BIGELOW, Ark. — Lots of families are finally returning to their homes as the Arkansas River recedes following historic flooding. For many, the worry that comes with evacuating is being replaced by the sadness of damage and the exhaustion of demolition.
Doris Delph is trying to get into the process of repairing her Bigelow home as quickly as possible.
“I had no idea what I was coming back to,” she said Monday. “And at first, I thought it was just a small amount of water. But after I got inside, it was up, like, three or four feet.”
She returned Saturday for the first time since the flooding forced her to evacuate. “It was so hard to see,” she recalled. “You know, it took me a long time to build this house. And when I came in and saw the devastation and things floating around, the floors looking horrible. It was one of the hardest things that I’ve had to see.”
Delph got the water out of her house but saw how quickly flooded walls and floors can cause problems. “I noticed that there’s mold starting already that I didn’t see when I was here on Saturday,” she said.
She hired Amazing Grace Restoration to do the demo work after an inspection Monday afternoon. Stephen Ardeneaux, who owns the company, used an infrared camera and a moisture meter to determine the severity of the damage.
“The water was about a foot and a half into the home,” he said, holding a moisture meter to a kitchen wall, “but as we come up the drywall here, we’re still wet, because it’s going to wick.”
Ardeneaux said water will wick its way up insulation and drywall as long as the water is allowed to remain, which highlights the need for homeowners to promptly remediate flood damage.
All the water sitting inside Delph’s home during several warm days made the air inside incredibly humid. Mold was growing on all of her living room furniture and some of the furniture in her garage, and a thick layer formed on the wood dresser in a guest bedroom.
Ardeneaux said it is easy to develop breathing problems from mold, so the best way to protect yourself is to get rid of everything moldy or wet.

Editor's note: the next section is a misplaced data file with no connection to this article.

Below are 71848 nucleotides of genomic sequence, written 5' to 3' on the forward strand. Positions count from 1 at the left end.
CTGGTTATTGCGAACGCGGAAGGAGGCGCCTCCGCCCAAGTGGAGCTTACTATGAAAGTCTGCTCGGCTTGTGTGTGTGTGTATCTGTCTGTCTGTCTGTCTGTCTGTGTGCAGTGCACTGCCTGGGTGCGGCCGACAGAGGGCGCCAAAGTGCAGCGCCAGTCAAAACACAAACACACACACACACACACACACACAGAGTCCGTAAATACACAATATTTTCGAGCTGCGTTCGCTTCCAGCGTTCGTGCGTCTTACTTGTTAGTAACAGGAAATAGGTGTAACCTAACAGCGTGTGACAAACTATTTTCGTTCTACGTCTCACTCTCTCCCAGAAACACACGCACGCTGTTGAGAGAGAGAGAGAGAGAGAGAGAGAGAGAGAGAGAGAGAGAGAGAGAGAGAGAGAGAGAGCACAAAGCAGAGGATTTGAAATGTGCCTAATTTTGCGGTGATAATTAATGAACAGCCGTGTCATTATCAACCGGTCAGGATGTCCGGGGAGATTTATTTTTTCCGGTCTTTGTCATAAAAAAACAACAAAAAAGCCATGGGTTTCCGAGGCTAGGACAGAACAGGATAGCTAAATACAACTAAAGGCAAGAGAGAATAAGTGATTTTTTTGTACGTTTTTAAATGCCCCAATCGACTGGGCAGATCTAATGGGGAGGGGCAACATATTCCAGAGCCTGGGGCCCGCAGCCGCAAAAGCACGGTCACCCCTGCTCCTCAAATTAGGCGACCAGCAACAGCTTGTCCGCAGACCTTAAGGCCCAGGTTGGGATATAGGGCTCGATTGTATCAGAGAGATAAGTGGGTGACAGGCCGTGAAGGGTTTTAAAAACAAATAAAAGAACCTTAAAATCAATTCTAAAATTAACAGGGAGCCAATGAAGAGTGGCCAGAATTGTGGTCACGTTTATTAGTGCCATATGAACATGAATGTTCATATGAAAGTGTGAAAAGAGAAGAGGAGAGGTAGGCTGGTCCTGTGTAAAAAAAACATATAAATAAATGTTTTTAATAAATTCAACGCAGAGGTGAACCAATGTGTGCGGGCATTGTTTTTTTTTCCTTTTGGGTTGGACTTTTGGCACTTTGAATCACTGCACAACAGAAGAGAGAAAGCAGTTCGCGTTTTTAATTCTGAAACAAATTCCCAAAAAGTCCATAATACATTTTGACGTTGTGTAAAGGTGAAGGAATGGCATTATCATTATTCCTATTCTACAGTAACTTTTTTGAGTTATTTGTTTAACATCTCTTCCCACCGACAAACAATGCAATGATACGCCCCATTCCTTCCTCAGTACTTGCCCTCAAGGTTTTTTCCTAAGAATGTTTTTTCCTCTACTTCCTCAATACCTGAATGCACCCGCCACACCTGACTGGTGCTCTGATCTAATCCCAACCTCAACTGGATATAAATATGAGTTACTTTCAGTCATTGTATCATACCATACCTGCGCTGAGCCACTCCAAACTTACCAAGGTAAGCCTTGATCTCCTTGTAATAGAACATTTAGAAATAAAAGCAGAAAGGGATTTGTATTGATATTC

“On Facebook, I’ve seen a lot, people saying, ‘just take bleach and kill it,’” he mentioned. “Well, that’s not the end result that you want. You do want to kill it, but the best policy; we’ve been trained, the industry standard is remove and replace.”
Amazing Grace will help Delph document all the damage as they remove all the items from inside her home and discard the ruined floors and walls. It could be another week or two before her insurance company shows up, but with photos of her possessions and the damage to her house, she can proceed to demolition.
It’s a task she’s not looking forward to, but one she is ready to begin.
“It will be hard, because, you know, there is no place like home,” she said. “But you know, I’ve asked the Lord to give me peace, and I’ve got that peace from Him, a peace that surpasses no understanding.”
Ardeneaux said it is okay for homeowners to do the demolition on their own. His first tip is to be overly cautious of electricity.
“Think safety,” he advised. “Electrical issues could be a problem, especially if it rose into their outlets. If they’ve got electrical things plugged in and they’ve got standing water, things can short out, and you don’t want to get shocked or electrocuted. So, you want to shut the main power off to your house or have an electrician come in and clear the space by just checking to make sure that there are no issues with your electrical.”
He said homeowners should open windows when they can to improve ventilation, and not take chances with mold. “Grab a couple of these small N95 masks,” he said. “They’re at Home Depot and Lowe’s, and just wear these when you’re inside the house, whether you’re in there just walking around. Protect you, protect your kids, people that might be helping you do the cleanup. This and gloves will help immensely to help with the contamination levels.”
He said homeowners should ask to see the certification of anyone they consider hiring to work on their homes, and that they should keep every receipt related to home repairs and take pictures of everything affected by flooding.
“Whether you have flood insurance through your homeowner’s policy or you’re applying for FEMA assistance, the number one thing that you need to do—whether you’re saving something or discarding something—is to take photos,” he stated. “Take videos and photos for when you’re filing, and you have to make all your lists out, you want to have photo documentation, so you remember everything, number one, but number two, you have proof that it was yours.”